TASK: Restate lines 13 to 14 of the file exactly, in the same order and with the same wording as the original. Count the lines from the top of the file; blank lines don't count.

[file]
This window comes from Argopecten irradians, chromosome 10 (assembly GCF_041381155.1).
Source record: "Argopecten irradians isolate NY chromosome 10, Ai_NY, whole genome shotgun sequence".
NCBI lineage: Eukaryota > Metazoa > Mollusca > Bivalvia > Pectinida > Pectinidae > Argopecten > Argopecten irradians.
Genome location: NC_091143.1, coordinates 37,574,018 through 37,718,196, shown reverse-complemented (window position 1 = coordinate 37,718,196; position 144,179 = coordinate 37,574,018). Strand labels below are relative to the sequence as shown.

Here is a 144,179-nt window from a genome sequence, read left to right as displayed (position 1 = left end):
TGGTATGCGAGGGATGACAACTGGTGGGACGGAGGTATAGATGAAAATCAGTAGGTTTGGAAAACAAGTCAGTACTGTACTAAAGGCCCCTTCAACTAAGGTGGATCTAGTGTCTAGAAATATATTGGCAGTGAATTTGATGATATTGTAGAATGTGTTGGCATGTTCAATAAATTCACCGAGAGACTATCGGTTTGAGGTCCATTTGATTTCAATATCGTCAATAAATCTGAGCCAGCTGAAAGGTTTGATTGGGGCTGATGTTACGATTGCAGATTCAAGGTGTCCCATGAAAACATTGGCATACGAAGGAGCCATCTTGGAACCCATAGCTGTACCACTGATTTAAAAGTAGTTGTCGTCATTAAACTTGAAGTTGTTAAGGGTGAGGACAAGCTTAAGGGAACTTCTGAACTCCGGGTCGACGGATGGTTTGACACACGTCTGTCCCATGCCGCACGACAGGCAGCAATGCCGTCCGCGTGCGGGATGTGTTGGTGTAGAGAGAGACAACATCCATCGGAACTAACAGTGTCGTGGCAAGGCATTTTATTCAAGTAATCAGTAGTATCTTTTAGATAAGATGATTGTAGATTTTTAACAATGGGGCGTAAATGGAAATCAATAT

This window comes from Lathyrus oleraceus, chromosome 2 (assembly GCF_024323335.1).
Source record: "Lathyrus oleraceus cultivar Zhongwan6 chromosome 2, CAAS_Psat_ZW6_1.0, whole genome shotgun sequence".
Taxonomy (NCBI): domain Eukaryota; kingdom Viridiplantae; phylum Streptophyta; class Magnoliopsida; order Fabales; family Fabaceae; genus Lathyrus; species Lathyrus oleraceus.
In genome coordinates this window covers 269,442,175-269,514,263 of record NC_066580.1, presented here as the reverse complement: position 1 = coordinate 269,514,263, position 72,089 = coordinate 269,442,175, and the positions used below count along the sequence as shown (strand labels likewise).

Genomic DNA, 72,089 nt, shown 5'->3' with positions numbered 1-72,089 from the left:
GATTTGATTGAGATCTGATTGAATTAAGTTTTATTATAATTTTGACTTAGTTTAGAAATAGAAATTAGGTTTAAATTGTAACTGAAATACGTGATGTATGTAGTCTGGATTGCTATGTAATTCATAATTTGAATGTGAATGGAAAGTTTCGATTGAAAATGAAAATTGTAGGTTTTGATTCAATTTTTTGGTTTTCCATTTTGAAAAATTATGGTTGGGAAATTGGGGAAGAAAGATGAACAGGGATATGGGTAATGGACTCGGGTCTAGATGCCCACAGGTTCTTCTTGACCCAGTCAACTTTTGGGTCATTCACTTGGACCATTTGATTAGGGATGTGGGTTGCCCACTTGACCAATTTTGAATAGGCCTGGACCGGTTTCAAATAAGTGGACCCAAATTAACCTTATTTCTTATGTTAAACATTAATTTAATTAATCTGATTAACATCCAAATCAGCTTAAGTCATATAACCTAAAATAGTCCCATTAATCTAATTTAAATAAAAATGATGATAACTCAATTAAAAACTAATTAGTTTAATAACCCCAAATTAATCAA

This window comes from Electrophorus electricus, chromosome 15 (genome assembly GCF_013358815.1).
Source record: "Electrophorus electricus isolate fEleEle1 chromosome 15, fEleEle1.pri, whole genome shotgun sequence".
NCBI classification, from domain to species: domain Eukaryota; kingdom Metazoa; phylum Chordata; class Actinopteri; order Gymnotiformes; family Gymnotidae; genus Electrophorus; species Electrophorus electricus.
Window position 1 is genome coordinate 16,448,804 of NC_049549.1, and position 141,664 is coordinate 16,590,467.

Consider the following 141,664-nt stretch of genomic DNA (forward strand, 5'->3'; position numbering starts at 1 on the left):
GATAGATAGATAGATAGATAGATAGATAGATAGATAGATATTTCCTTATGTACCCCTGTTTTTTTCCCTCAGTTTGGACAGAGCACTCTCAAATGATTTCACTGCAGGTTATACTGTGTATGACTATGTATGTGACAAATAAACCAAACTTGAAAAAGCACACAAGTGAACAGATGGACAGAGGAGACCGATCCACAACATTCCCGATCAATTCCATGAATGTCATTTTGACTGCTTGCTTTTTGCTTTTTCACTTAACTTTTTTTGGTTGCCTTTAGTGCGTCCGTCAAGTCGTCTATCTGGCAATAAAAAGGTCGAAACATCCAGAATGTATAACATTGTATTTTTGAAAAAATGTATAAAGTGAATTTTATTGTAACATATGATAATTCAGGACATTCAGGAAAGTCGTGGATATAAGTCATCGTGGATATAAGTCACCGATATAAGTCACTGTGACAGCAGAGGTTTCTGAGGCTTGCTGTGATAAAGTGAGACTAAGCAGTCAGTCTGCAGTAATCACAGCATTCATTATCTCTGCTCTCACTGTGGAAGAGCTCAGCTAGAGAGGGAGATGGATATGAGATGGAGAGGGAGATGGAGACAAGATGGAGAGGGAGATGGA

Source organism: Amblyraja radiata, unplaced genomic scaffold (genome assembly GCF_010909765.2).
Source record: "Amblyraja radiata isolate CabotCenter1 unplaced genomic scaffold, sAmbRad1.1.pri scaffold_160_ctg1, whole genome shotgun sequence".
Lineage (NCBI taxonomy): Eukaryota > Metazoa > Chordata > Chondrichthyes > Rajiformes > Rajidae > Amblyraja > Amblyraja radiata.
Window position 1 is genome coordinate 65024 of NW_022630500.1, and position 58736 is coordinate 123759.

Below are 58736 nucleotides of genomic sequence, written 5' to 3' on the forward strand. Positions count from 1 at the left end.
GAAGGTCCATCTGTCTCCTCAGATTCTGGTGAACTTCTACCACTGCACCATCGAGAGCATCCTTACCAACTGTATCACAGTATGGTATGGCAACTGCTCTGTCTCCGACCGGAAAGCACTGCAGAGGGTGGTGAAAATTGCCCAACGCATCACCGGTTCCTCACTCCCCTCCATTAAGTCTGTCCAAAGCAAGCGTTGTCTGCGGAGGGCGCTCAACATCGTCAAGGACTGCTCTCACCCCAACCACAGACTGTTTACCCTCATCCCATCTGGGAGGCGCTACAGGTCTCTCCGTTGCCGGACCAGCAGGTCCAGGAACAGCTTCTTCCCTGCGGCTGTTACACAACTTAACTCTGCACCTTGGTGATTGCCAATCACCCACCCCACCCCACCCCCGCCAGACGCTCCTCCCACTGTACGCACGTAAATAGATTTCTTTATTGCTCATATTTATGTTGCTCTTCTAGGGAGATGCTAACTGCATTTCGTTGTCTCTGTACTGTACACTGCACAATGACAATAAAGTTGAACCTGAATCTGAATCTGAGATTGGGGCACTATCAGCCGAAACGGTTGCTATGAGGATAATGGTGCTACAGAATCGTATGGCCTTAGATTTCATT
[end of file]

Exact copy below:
This window comes from Electrophorus electricus, chromosome 15 (genome assembly GCF_013358815.1).
Source record: "Electrophorus electricus isolate fEleEle1 chromosome 15, fEleEle1.pri, whole genome shotgun sequence".